Justice Department: American Citizen Drone Killings Constitutional Because Obama, Holder Said So

06/07/2013 12:20 pm ET | Updated Jun 07, 2013

WASHINGTON -- The Obama administration's targeted drone strikes against American citizens were constitutional in part because the president said so, Department of Justice lawyers argued in a court filing this week.

"The Attorney General’s statement last month that the use of remotely piloted aircraft and the targeting of Anwar Al-Aulaqi were subject to 'exceptionally rigorous interagency legal review' and determined to be lawful -- along with the President’s statement that those actions were legal -- only support the conclusion that those actions were lawful, and certainly were not clearly established to be unconstitutional in 2011," the government said in a Wednesday court filing signed by Paul E. Werner, a trial lawyer in the Justice Department's Civil Division.

The government was responding to a lawsuit filed by the American Civil Liberties Union and the Center for Constitutional Rights on behalf of the estates of three American citizens killed in drone strikes. The lawsuit, Al-Aulaqi v. Panetta, alleges that the government's killing of Al-Aulaqi and his 16-year-old son, Abdulrahman Al-Aulaqi, and Samir Khan were unconstitutional because they were not given due process.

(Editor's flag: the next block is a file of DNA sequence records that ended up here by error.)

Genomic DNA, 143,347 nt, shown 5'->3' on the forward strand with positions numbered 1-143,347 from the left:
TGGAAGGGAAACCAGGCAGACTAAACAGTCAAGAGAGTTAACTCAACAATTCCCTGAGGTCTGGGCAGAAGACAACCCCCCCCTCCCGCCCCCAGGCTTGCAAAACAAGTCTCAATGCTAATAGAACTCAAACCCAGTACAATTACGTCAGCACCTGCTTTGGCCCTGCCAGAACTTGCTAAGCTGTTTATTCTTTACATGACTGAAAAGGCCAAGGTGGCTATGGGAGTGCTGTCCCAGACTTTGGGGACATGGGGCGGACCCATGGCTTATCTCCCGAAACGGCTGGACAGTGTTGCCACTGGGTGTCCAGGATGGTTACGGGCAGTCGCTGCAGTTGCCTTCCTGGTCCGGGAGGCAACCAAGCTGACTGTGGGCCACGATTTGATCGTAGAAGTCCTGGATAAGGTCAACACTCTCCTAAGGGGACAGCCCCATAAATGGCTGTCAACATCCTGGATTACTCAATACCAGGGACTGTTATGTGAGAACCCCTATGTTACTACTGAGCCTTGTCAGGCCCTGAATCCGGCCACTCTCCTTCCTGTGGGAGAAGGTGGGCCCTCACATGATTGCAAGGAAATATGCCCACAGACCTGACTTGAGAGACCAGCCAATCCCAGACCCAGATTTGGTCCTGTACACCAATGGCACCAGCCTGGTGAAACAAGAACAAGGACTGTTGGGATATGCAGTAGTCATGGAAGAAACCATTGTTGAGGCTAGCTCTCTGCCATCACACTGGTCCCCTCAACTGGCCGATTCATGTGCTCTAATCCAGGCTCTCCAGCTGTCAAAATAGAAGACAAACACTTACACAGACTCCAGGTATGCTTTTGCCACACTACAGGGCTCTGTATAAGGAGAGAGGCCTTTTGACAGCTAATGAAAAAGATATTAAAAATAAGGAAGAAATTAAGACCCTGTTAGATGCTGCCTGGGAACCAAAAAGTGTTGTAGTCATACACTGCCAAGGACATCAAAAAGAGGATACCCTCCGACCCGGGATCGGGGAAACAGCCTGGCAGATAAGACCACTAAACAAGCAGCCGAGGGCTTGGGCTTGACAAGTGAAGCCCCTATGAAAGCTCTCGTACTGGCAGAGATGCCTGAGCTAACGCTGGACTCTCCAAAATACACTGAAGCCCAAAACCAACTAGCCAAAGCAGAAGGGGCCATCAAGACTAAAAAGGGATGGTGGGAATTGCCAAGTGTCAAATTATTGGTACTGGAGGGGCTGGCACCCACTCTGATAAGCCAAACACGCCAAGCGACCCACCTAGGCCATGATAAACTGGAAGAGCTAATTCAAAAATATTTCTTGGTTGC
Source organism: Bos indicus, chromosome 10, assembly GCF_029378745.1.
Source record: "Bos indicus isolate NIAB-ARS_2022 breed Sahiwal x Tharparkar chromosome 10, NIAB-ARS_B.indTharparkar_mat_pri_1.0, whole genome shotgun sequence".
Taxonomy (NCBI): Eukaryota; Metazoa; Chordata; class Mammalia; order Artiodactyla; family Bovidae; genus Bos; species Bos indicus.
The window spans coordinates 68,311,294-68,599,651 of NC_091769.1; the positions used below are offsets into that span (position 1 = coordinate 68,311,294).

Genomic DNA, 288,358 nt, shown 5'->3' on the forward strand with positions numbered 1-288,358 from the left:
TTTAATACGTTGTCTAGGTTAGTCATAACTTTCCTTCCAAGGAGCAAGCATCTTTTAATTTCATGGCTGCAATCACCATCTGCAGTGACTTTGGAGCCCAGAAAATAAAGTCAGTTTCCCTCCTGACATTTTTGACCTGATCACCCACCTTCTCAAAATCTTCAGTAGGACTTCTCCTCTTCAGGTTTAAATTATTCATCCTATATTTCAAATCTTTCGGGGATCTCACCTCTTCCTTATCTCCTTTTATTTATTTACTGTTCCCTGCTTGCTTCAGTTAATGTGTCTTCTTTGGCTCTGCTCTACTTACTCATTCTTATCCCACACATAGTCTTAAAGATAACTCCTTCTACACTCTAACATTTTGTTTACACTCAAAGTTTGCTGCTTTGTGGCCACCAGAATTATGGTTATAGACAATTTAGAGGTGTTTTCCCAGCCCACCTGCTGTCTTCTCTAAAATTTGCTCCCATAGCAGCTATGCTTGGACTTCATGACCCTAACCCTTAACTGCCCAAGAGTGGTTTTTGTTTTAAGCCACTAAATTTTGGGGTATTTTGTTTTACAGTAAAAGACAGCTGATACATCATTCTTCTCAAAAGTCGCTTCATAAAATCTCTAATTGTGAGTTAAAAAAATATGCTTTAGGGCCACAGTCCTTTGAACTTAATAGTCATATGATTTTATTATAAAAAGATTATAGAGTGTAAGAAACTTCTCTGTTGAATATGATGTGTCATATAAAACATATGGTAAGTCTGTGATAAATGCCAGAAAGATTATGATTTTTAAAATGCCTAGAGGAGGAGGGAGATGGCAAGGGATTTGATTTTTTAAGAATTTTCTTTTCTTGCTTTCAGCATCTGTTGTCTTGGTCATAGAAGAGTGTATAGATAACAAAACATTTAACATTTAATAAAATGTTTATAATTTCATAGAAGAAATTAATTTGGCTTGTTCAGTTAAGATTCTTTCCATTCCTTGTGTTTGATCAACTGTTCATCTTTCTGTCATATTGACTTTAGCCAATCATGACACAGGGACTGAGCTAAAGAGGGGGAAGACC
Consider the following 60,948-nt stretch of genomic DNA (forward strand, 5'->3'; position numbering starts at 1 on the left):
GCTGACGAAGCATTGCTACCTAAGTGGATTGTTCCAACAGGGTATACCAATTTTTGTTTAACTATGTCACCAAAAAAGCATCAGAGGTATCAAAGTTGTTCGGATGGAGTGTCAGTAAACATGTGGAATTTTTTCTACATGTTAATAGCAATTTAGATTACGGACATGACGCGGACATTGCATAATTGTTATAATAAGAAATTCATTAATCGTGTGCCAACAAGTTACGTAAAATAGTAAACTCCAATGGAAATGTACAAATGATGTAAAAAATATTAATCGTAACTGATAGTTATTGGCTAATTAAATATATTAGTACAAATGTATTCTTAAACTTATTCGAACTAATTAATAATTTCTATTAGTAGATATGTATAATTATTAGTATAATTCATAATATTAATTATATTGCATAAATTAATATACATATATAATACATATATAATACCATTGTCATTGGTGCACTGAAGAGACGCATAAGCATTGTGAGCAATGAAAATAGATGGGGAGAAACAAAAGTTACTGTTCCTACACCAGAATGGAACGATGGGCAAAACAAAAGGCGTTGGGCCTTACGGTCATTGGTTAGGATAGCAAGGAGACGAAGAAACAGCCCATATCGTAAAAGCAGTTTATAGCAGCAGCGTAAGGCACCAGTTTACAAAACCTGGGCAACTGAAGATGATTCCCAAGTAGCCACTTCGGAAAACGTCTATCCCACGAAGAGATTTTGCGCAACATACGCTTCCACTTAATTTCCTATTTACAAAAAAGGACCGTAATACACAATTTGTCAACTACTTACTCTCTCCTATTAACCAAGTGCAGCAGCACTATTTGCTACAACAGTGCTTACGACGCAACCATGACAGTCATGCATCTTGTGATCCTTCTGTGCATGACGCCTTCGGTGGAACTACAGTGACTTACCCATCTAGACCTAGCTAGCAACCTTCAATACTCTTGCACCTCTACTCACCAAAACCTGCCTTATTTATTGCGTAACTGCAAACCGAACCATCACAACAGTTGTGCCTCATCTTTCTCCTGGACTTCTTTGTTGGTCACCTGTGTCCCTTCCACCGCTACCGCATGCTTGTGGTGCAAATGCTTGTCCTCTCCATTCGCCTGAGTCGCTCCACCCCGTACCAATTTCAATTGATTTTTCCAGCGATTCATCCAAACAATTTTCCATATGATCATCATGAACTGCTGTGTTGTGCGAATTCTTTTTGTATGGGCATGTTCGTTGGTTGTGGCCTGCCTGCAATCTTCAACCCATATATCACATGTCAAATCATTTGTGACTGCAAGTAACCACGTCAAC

The administration's court filing also claimed that the government deserved qualified immunity because the plaintiffs "failed to allege the violation of any clearly established constitutional rights." The government maintained that neither Attorney General Eric Holder's letter to members of Congress nor Obama's speech on national security had any effect on its legal posture in the case even though it was the first time the government formally acknowledged it had killed the American citizens. The previously classified information disclosed by Obama and Holder is "wholly consistent with Defendants’ showing that Anwar Al-Aulaqi’s due process rights were not violated," the government said.

The judicial branch, the Obama administration argued, "is ill-suited" to evaluate the myriad "military, intelligence, and foreign policy considerations" that went into the decision to kill the American citizens. The government also argued that because Khan and Abdulrahman Al-Aulaqi were not specifically targeted by the government, they cannot claim they were subjected to an unconstitutional process.

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